The Commissioner of Income Tax
THE COURT OF APPEAL OF
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REASONS FOR DECISION OF THE LORDS OF THE
JUDICIAL COMMITTEE OF THE PRIVY COUNCIL, OF THE
28th February 2007, Delivered the 17th April 2007
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Present at the hearing:-
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Chiniah & Sons Ltd (“the company”) is a limited liability private company which was incorporated in 1986. Since the beginning the appellant,
From the outset until they resigned in 1996 the appellant and his wife,
In 1987 the appellant and his wife bought a house and land Avenue
The company did not submit any returns of income or any accounts to the Commissioner of Income Tax for the years of assessment
On 19 September 1995 the Commissioner wrote to the company informing it that the tax for the year of assessment
On 23 April 1999 the appellant was informed that the Commissioner had taken an inscription of privilege over the property at
As will be obvious from their Lordships’ narrative, the inscription of privilege was taken over property owned by the appellant in respect of tax which ought to have been paid by the company. It is necessary to explain briefly how this comes about.
Under section 116 of the Income Tax Act 1995 every company must submit to the Commissioner a return specifying all income derived by it during the preceding income year and, at the same time, pay any tax payable in accordance with its return. Section 81(2) provides:
“Every secretary, manager or other principal officer of a company, société or other body of persons shall be deemed to be the agent of the company, société or other body of persons in respect of income derived by it.”
So the principal officer of the company is deemed to be its agent in respect of the income derived by the company. Their Lordships express no view on whether in an appropriate case there might be more than one “principal officer”.
Section 79 provides inter alia:
“Subject to this Act, every agent shall -
(a) be answerable for the doing of all such things as are required to be done under this Act in respect of the income derived by him in his representative capacity, or derived by the principal by virtue of the agency, and for the payment of income tax on it;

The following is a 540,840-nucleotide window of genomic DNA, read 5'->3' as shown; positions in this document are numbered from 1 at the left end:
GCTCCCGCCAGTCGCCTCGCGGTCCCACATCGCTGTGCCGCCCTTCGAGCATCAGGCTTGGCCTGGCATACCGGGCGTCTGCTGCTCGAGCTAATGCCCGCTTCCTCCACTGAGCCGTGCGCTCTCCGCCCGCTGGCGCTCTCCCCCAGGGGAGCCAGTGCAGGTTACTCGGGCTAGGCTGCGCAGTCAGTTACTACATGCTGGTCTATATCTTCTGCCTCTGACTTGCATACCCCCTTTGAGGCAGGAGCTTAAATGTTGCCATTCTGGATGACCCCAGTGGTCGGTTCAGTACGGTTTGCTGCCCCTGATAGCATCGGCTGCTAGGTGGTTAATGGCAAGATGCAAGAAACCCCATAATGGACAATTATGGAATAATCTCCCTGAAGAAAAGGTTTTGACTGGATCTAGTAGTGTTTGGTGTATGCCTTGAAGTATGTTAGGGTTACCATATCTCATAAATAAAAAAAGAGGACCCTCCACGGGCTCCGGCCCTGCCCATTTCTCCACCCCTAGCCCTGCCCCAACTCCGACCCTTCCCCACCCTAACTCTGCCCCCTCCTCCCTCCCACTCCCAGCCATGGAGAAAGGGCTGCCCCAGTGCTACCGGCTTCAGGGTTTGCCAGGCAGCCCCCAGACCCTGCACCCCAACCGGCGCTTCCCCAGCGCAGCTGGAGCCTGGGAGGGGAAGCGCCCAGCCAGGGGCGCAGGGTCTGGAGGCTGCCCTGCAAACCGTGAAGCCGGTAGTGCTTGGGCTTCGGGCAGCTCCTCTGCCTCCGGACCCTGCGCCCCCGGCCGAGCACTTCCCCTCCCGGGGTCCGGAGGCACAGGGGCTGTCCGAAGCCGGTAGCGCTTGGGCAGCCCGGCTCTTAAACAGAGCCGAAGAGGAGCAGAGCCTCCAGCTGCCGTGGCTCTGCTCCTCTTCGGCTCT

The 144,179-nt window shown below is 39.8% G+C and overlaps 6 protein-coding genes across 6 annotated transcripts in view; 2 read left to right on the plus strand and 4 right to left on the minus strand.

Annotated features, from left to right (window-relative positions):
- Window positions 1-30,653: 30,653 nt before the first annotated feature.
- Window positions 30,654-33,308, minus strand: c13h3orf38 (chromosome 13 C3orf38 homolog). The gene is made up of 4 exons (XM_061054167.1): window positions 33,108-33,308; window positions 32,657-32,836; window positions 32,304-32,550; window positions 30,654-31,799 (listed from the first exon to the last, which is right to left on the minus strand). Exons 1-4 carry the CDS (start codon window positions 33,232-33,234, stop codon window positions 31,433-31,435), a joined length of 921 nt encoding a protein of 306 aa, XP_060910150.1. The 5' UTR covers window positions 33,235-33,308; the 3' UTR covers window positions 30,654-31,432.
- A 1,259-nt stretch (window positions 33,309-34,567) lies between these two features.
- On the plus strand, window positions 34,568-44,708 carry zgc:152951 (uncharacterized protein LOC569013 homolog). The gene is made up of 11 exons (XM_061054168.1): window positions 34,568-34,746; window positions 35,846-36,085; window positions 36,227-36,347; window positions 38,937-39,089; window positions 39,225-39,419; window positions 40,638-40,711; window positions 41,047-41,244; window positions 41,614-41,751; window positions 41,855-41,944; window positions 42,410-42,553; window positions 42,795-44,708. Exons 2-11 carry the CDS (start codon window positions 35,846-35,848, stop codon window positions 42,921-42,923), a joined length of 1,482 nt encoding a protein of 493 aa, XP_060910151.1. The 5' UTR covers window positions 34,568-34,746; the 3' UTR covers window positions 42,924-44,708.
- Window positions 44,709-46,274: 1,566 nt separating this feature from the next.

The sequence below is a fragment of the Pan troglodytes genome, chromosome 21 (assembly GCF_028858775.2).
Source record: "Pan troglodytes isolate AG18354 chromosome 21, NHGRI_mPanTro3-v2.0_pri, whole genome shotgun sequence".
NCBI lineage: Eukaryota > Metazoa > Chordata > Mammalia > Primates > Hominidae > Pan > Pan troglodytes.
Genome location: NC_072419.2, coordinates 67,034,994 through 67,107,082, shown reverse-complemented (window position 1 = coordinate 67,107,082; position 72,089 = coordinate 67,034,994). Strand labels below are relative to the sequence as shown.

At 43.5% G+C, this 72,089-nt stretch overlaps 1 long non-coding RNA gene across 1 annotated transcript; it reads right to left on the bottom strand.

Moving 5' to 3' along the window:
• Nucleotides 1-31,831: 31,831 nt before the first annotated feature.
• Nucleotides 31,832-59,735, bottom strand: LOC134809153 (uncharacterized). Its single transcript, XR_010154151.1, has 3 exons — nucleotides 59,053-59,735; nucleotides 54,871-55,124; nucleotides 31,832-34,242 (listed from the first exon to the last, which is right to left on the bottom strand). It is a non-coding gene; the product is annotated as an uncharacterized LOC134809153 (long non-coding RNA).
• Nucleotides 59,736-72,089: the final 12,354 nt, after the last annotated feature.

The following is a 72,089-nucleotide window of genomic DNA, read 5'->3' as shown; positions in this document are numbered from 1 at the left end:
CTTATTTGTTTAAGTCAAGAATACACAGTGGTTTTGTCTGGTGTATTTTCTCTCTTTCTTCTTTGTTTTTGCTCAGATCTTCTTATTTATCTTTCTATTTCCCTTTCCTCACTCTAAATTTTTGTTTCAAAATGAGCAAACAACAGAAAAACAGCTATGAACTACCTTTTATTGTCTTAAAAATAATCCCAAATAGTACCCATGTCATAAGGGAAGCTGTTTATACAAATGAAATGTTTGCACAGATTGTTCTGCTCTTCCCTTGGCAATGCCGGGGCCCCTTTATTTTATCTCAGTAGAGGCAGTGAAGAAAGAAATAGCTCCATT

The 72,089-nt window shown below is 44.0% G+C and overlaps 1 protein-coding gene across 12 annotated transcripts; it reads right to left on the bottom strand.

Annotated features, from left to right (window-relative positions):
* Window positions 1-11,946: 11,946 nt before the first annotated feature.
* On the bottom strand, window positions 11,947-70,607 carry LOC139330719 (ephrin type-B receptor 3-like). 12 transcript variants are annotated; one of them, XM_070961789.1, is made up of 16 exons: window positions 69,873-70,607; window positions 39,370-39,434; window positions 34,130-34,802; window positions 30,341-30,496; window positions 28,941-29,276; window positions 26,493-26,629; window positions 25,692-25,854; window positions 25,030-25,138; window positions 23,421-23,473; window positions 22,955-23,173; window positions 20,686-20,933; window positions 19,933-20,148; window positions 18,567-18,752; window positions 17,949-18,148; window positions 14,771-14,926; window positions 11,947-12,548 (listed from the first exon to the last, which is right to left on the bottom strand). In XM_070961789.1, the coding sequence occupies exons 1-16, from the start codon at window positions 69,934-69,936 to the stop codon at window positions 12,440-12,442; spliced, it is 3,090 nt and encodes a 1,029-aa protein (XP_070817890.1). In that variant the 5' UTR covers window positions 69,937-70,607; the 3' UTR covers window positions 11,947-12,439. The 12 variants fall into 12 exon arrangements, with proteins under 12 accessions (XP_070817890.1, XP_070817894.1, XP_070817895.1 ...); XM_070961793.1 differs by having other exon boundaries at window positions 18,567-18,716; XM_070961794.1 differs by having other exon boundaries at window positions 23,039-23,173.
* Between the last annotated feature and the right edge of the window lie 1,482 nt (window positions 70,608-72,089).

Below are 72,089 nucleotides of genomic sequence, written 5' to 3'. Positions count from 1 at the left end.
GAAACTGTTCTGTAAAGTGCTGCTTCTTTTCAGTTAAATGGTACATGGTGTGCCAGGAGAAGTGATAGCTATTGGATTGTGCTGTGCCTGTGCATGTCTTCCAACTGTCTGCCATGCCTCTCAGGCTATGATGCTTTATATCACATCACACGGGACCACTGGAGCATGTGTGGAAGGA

(b) in respect of that income, make returns and be liable on that income but in his representative capacity only...
(c) be authorised and required to retain out of any money or other property received by him in his representative capacity so much as is sufficient to pay the income tax which is or will become payable in respect of that income;
(e) be personally liable for the income tax payable in respect of the income to the extent of any amount that he has retained, or should have retained under paragraphs (c) and (d);
(f) be indemnified for all payments which he makes under this Act or for any requirement of the Commissioner;
(h) for the purpose of ensuring the payment of income tax, be liable, to the extent provided in paragraph (e), in respect of attachable property of any kind vested in him or under his control or management or in his possession to the same measures which the Commissioner may enforce against the property of any taxpayer in respect of income tax.”
Where section 79(e) applies, the agent becomes jointly and severally liable to pay the tax due by the company, but has a right to be indemnified for any payments which he makes. The reality is, of course, that if the company is not in a position to pay the tax, the agent’s chances of being indemnified are likely to be poor.
In the present case the Commissioner proceeded on the basis that the appellant was the “principal officer” of the company and, as such, its agent in respect of the income derived by it (section 81(2)). The appellant denies that he was the principal officer of the company. But before the Board his counsel accepted that, if he had been, then, by reason of section 79(c), he would have been required to retain enough money to pay the tax in question out of the income received by the company. On the basis of section 79(e), the Commissioner held the appellant personally liable for the tax which the company had not paid and for which he ought to have retained the necessary money under (c). Then, in terms of paragraph (h), the Commissioner took the inscription of privilege over the property at
Counsel for the appellant argued only two points in support of his appeal. The first was that the Commissioner had not established that the appellant was the principal officer of the company. The second was that section 79(h), which permitted the taking of an inscription of privilege over the property of a principal officer, infringed section 8(4) of the Constitution of Mauritius.